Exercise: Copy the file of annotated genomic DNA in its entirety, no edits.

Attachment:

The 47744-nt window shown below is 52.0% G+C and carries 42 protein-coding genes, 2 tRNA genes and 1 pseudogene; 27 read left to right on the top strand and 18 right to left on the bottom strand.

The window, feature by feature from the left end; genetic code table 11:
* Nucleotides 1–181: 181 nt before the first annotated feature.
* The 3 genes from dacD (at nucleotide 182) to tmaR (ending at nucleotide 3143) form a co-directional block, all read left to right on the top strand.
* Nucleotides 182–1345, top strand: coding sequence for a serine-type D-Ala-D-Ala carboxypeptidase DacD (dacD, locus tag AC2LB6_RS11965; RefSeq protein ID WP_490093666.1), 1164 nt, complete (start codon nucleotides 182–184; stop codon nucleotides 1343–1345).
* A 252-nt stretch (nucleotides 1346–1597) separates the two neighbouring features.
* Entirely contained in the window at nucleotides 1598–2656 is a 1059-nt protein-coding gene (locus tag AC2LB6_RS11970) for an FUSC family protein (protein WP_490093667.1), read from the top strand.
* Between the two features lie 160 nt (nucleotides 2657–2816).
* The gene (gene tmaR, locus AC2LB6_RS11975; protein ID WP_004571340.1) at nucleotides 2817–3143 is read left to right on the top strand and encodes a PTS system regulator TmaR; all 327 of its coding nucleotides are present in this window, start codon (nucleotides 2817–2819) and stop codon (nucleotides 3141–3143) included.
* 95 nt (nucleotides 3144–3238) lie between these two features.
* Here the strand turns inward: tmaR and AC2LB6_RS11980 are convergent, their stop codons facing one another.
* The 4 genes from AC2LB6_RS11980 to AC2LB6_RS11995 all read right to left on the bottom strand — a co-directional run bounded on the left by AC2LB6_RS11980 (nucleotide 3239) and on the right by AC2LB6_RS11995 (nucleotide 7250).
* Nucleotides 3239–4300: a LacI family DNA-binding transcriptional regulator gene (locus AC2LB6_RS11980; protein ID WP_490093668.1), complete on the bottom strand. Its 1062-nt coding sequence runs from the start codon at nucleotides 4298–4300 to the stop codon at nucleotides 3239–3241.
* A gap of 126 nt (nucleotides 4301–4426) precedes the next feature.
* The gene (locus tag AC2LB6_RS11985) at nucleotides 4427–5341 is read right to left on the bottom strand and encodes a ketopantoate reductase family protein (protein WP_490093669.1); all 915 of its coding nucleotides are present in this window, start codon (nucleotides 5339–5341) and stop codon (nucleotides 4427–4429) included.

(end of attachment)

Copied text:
The 47744-nt window shown below is 52.0% G+C and carries 42 protein-coding genes, 2 tRNA genes and 1 pseudogene; 27 read left to right on the top strand and 18 right to left on the bottom strand.

The window, feature by feature from the left end; genetic code table 11:
* Nucleotides 1–181: 181 nt before the first annotated feature.
* The 3 genes from dacD (at nucleotide 182) to tmaR (ending at nucleotide 3143) form a co-directional block, all read left to right on the top strand.
* Nucleotides 182–1345, top strand: coding sequence for a serine-type D-Ala-D-Ala carboxypeptidase DacD (dacD, locus tag AC2LB6_RS11965; RefSeq protein ID WP_490093666.1), 1164 nt, complete (start codon nucleotides 182–184; stop codon nucleotides 1343–1345).
* A 252-nt stretch (nucleotides 1346–1597) separates the two neighbouring features.
* Entirely contained in the window at nucleotides 1598–2656 is a 1059-nt protein-coding gene (locus tag AC2LB6_RS11970) for an FUSC family protein (protein WP_490093667.1), read from the top strand.
* Between the two features lie 160 nt (nucleotides 2657–2816).
* The gene (gene tmaR, locus AC2LB6_RS11975; protein ID WP_004571340.1) at nucleotides 2817–3143 is read left to right on the top strand and encodes a PTS system regulator TmaR; all 327 of its coding nucleotides are present in this window, start codon (nucleotides 2817–2819) and stop codon (nucleotides 3141–3143) included.
* 95 nt (nucleotides 3144–3238) lie between these two features.
* Here the strand turns inward: tmaR and AC2LB6_RS11980 are convergent, their stop codons facing one another.
* The 4 genes from AC2LB6_RS11980 to AC2LB6_RS11995 all read right to left on the bottom strand — a co-directional run bounded on the left by AC2LB6_RS11980 (nucleotide 3239) and on the right by AC2LB6_RS11995 (nucleotide 7250).
* Nucleotides 3239–4300: a LacI family DNA-binding transcriptional regulator gene (locus AC2LB6_RS11980; protein ID WP_490093668.1), complete on the bottom strand. Its 1062-nt coding sequence runs from the start codon at nucleotides 4298–4300 to the stop codon at nucleotides 3239–3241.
* A gap of 126 nt (nucleotides 4301–4426) precedes the next feature.
* The gene (locus tag AC2LB6_RS11985) at nucleotides 4427–5341 is read right to left on the bottom strand and encodes a ketopantoate reductase family protein (protein WP_490093669.1); all 915 of its coding nucleotides are present in this window, start codon (nucleotides 5339–5341) and stop codon (nucleotides 4427–4429) included.